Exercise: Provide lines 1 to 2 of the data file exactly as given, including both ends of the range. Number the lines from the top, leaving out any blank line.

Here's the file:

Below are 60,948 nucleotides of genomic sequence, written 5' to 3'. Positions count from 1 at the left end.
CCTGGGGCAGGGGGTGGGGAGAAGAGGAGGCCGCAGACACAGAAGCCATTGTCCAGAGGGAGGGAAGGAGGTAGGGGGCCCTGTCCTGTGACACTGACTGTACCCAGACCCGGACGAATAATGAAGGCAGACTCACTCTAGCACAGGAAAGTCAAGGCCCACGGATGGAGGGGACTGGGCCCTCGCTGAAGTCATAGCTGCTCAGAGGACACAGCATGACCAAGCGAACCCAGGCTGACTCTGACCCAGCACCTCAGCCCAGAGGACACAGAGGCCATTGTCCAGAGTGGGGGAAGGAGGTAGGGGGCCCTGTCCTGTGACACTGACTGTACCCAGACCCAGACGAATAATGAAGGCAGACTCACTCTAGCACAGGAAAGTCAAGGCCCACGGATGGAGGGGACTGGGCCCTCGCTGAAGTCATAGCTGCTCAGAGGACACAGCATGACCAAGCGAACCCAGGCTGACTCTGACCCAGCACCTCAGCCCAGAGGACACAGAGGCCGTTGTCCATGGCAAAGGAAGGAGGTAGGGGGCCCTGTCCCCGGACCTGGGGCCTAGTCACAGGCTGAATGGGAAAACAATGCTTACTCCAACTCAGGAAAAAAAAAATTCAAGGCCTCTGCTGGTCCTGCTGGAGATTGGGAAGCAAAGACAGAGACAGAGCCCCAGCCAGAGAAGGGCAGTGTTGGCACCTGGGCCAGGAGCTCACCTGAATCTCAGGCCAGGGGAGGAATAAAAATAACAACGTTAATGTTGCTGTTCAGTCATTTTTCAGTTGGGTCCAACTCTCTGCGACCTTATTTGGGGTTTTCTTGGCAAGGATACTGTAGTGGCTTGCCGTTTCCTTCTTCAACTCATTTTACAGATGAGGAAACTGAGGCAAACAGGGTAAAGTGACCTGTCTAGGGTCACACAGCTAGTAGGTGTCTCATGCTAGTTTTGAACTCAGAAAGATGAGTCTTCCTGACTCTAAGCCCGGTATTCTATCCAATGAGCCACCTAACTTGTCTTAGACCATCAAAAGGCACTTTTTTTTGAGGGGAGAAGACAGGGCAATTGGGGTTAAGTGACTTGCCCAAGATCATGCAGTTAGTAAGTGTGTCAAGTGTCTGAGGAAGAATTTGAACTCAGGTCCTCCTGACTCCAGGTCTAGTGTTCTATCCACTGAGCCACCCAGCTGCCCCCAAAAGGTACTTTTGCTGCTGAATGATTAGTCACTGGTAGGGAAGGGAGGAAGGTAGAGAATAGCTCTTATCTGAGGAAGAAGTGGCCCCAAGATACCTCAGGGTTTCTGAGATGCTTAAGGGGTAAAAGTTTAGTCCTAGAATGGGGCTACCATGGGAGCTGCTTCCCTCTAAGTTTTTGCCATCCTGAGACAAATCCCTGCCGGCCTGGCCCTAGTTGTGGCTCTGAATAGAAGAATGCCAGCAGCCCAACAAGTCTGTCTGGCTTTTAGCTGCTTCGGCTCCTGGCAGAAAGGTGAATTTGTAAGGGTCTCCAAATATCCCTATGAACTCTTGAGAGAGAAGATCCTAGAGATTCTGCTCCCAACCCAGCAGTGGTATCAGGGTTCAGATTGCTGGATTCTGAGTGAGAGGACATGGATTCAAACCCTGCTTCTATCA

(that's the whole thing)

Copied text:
Below are 60,948 nucleotides of genomic sequence, written 5' to 3'. Positions count from 1 at the left end.
CCTGGGGCAGGGGGTGGGGAGAAGAGGAGGCCGCAGACACAGAAGCCATTGTCCAGAGGGAGGGAAGGAGGTAGGGGGCCCTGTCCTGTGACACTGACTGTACCCAGACCCGGACGAATAATGAAGGCAGACTCACTCTAGCACAGGAAAGTCAAGGCCCACGGATGGAGGGGACTGGGCCCTCGCTGAAGTCATAGCTGCTCAGAGGACACAGCATGACCAAGCGAACCCAGGCTGACTCTGACCCAGCACCTCAGCCCAGAGGACACAGAGGCCATTGTCCAGAGTGGGGGAAGGAGGTAGGGGGCCCTGTCCTGTGACACTGACTGTACCCAGACCCAGACGAATAATGAAGGCAGACTCACTCTAGCACAGGAAAGTCAAGGCCCACGGATGGAGGGGACTGGGCCCTCGCTGAAGTCATAGCTGCTCAGAGGACACAGCATGACCAAGCGAACCCAGGCTGACTCTGACCCAGCACCTCAGCCCAGAGGACACAGAGGCCGTTGTCCATGGCAAAGGAAGGAGGTAGGGGGCCCTGTCCCCGGACCTGGGGCCTAGTCACAGGCTGAATGGGAAAACAATGCTTACTCCAACTCAGGAAAAAAAAAATTCAAGGCCTCTGCTGGTCCTGCTGGAGATTGGGAAGCAAAGACAGAGACAGAGCCCCAGCCAGAGAAGGGCAGTGTTGGCACCTGGGCCAGGAGCTCACCTGAATCTCAGGCCAGGGGAGGAATAAAAATAACAACGTTAATGTTGCTGTTCAGTCATTTTTCAGTTGGGTCCAACTCTCTGCGACCTTATTTGGGGTTTTCTTGGCAAGGATACTGTAGTGGCTTGCCGTTTCCTTCTTCAACTCATTTTACAGATGAGGAAACTGAGGCAAACAGGGTAAAGTGACCTGTCTAGGGTCACACAGCTAGTAGGTGTCTCATGCTAGTTTTGAACTCAGAAAGATGAGTCTTCCTGACTCTAAGCCCGGTATTCTATCCAATGAGCCACCTAACTTGTCTTAGACCATCAAAAGGCACTTTTTTTTGAGGGGAGAAGACAGGGCAATTGGGGTTAAGTGACTTGCCCAAGATCATGCAGTTAGTAAGTGTGTCAAGTGTCTGAGGAAGAATTTGAACTCAGGTCCTCCTGACTCCAGGTCTAGTGTTCTATCCACTGAGCCACCCAGCTGCCCCCAAAAGGTACTTTTGCTGCTGAATGATTAGTCACTGGTAGGGAAGGGAGGAAGGTAGAGAATAGCTCTTATCTGAGGAAGAAGTGGCCCCAAGATACCTCAGGGTTTCTGAGATGCTTAAGGGGTAAAAGTTTAGTCCTAGAATGGGGCTACCATGGGAGCTGCTTCCCTCTAAGTTTTTGCCATCCTGAGACAAATCCCTGCCGGCCTGGCCCTAGTTGTGGCTCTGAATAGAAGAATGCCAGCAGCCCAACAAGTCTGTCTGGCTTTTAGCTGCTTCGGCTCCTGGCAGAAAGGTGAATTTGTAAGGGTCTCCAAATATCCCTATGAACTCTTGAGAGAGAAGATCCTAGAGATTCTGCTCCCAACCCAGCAGTGGTATCAGGGTTCAGATTGCTGGATTCTGAGTGAGAGGACATGGATTCAAACCCTGCTTCTATCA